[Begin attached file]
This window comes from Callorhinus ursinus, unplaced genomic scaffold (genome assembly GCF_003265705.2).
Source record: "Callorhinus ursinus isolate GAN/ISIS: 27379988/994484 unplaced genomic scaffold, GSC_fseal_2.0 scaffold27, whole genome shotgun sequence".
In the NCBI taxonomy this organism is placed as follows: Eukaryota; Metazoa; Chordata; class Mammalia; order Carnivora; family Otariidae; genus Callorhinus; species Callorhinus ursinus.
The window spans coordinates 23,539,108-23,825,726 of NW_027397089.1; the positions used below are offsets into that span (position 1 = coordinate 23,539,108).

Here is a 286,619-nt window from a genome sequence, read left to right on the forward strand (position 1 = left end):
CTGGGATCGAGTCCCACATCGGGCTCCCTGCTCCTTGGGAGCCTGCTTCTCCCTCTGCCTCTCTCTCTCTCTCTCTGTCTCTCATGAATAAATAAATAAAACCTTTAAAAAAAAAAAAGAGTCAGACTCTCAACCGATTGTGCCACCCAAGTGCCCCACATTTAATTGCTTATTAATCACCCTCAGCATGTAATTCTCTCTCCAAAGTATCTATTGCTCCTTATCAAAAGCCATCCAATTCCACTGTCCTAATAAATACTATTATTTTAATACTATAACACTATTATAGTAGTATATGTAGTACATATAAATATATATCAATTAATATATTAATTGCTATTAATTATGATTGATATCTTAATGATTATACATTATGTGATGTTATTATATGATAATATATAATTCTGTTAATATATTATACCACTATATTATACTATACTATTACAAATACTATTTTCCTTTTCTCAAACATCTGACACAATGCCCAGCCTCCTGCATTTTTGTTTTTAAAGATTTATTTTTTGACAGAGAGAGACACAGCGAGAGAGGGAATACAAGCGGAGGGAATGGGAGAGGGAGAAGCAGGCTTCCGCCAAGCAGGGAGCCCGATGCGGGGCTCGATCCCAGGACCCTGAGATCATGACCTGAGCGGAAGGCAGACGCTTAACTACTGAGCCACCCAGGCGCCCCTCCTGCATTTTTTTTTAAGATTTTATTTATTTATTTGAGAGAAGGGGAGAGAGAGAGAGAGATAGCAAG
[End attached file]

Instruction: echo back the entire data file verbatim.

This window comes from Callorhinus ursinus, unplaced genomic scaffold (genome assembly GCF_003265705.2).
Source record: "Callorhinus ursinus isolate GAN/ISIS: 27379988/994484 unplaced genomic scaffold, GSC_fseal_2.0 scaffold27, whole genome shotgun sequence".
In the NCBI taxonomy this organism is placed as follows: Eukaryota; Metazoa; Chordata; class Mammalia; order Carnivora; family Otariidae; genus Callorhinus; species Callorhinus ursinus.
The window spans coordinates 23,539,108-23,825,726 of NW_027397089.1; the positions used below are offsets into that span (position 1 = coordinate 23,539,108).

Here is a 286,619-nt window from a genome sequence, read left to right on the forward strand (position 1 = left end):
CTGGGATCGAGTCCCACATCGGGCTCCCTGCTCCTTGGGAGCCTGCTTCTCCCTCTGCCTCTCTCTCTCTCTCTCTGTCTCTCATGAATAAATAAATAAAACCTTTAAAAAAAAAAAAGAGTCAGACTCTCAACCGATTGTGCCACCCAAGTGCCCCACATTTAATTGCTTATTAATCACCCTCAGCATGTAATTCTCTCTCCAAAGTATCTATTGCTCCTTATCAAAAGCCATCCAATTCCACTGTCCTAATAAATACTATTATTTTAATACTATAACACTATTATAGTAGTATATGTAGTACATATAAATATATATCAATTAATATATTAATTGCTATTAATTATGATTGATATCTTAATGATTATACATTATGTGATGTTATTATATGATAATATATAATTCTGTTAATATATTATACCACTATATTATACTATACTATTACAAATACTATTTTCCTTTTCTCAAACATCTGACACAATGCCCAGCCTCCTGCATTTTTGTTTTTAAAGATTTATTTTTTGACAGAGAGAGACACAGCGAGAGAGGGAATACAAGCGGAGGGAATGGGAGAGGGAGAAGCAGGCTTCCGCCAAGCAGGGAGCCCGATGCGGGGCTCGATCCCAGGACCCTGAGATCATGACCTGAGCGGAAGGCAGACGCTTAACTACTGAGCCACCCAGGCGCCCCTCCTGCATTTTTTTTTAAGATTTTATTTATTTATTTGAGAGAAGGGGAGAGAGAGAGAGAGATAGCAAG